It’s that time of year when us here in the hills are preparing for the basics of rural living. Basics such as starting the harvest of our gardens, canning, berry picking, both wild and domestic. Hunting season is still a few weeks off yet, but we’re preparing for that special time of the year. License, tags, and sighting in of rifles. Hopefully, we have enough dry firewood to stay warm during the cold months. If not, there is still time to cut a few cords, and enough summer left for it to dry adequately. Well, almost. Depending how much of a purist you are about your wood supply.
Which is the subject of this post. The art of cutting firewood. Since this post is ultimately supposed to be about writing, what does cutting firewood have to do with pecking away at a keyboard? And, how is wielding a chainsaw and ax an art? After all, it is laborious and a hell of a lot of hard work. I concede, that it is. And more. Much more. So much more. Cutting wood correctly is an art. And lessens the workload. The same can be said of putting words on a page in a readable fashion. The two go hand in hand.
A wise, old Indian once said, “firewood warms you twice. Once when you cut it, and again when you burn it.” Or something like that. Again, you’re asking what that has to do with writing. You may even concede that firewood does indeed warm you twice. But how does that equate with writing?
Well for starters, writing also warms me twice. And often more than twice. First when the words go on a blank screen. It brings a warm feeling to create, to put words that mean something on a blank page. Then when I read what I write, the same feeling of warmth settles over me. I feel good about myself. It’s the same with a pickup load of firewood. I look at the back of my pickup burdened down with wood and that familiar warmth reaches my psyche.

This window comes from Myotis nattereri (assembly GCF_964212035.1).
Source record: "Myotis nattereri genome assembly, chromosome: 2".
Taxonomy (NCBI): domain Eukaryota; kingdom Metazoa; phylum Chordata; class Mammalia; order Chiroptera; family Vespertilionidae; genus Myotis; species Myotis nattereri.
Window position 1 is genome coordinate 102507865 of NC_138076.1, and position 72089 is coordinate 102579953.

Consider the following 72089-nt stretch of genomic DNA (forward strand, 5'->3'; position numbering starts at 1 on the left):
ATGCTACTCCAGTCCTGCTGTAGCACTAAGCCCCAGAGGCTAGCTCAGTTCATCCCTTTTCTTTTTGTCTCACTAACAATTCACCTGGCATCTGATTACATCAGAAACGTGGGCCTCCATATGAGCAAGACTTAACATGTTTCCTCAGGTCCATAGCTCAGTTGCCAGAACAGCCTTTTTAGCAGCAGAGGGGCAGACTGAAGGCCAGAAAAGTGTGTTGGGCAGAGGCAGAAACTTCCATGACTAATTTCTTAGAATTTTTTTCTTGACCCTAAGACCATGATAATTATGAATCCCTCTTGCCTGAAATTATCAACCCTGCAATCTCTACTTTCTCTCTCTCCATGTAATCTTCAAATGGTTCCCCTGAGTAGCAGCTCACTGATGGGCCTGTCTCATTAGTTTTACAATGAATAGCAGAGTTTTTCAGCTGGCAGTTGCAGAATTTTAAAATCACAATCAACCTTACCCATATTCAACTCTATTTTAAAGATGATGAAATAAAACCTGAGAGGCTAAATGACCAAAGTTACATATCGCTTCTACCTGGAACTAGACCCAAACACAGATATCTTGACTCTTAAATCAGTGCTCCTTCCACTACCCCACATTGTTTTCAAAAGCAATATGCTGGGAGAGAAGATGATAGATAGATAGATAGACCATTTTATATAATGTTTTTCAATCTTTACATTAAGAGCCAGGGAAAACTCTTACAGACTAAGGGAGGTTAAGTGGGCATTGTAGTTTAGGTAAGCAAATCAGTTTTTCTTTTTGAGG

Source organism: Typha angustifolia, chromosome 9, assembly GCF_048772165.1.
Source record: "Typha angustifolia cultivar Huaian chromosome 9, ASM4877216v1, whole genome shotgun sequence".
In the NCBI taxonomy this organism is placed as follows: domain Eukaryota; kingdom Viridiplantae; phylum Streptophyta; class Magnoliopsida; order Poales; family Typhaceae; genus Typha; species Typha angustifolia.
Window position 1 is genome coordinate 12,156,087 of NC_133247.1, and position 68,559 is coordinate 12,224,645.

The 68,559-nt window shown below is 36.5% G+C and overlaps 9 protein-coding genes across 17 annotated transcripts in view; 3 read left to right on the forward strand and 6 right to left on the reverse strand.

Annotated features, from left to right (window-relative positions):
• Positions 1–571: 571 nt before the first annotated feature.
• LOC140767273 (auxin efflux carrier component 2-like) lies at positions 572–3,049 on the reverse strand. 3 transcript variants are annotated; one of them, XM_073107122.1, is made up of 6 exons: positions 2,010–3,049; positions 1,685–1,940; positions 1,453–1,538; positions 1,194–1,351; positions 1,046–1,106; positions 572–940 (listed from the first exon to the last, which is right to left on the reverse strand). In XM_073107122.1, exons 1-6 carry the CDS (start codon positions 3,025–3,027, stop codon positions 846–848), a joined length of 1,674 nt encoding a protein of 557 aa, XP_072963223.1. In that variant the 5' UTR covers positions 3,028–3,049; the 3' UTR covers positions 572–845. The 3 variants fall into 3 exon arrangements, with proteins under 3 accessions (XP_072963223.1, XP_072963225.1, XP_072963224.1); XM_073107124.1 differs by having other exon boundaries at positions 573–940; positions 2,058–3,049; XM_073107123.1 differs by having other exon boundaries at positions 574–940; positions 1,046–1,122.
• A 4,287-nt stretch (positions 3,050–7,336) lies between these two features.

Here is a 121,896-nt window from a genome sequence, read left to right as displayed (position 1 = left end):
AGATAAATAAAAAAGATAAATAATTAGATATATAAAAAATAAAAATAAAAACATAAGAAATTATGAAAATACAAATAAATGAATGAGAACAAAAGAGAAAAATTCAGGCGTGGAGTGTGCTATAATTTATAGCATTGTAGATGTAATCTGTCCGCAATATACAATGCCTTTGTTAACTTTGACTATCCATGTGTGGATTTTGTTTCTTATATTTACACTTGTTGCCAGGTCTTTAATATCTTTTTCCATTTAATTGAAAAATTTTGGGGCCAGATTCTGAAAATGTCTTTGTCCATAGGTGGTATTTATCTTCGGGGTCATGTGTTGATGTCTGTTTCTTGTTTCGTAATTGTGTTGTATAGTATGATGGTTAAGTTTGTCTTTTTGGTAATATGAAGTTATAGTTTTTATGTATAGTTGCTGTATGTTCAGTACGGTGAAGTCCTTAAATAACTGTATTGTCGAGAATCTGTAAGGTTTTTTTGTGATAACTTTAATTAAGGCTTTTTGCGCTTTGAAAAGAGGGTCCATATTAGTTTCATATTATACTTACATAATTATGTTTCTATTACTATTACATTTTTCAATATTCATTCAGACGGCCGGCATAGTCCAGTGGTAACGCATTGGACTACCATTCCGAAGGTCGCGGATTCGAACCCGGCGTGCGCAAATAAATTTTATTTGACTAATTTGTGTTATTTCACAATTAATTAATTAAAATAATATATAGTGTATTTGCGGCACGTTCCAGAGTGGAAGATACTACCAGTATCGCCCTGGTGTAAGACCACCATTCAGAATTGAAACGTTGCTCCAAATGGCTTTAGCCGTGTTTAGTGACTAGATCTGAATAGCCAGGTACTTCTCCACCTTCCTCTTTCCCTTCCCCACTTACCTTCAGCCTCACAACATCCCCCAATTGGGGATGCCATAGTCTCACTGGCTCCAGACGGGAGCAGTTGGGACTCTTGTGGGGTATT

Hard work I concede. And there are times when I swear I’m not cutting anymore firewood. Or split it. However, I always go back to cutting my own. Just as there are times when I swear I’m not writing another word. Usually happens when I get a rejection slip from a perfectly good article. Or, almost worse, only making fifty bucks off a thousand word article that is worth two fifty. But, I always go back to it.
Cutting my wood how I want it is a real art. The few times I bought a cord of wood or two, it arrives in all lengths except the length I need it to be, and usually will be more than one species. I have my favorites for putting out the BTUs on cold Idaho nights. Red fir tops the list. It’s getting to be an art finding red fir close to a road. Seems to be everybody else’s favorite too.
On those chilly mornings with snow on the ground and the mercury well below freezing, a cup of steaming black coffee at hand, and a fire crackling in the stove rapidly heating the house, I get to enjoy my art. Not only the radiant warmth emitting from the stove, but also I get to enjoy the art of writing. With my laptop in my lap, I get to put words on a blank screen. Cutting firewood and writing go hand in hand.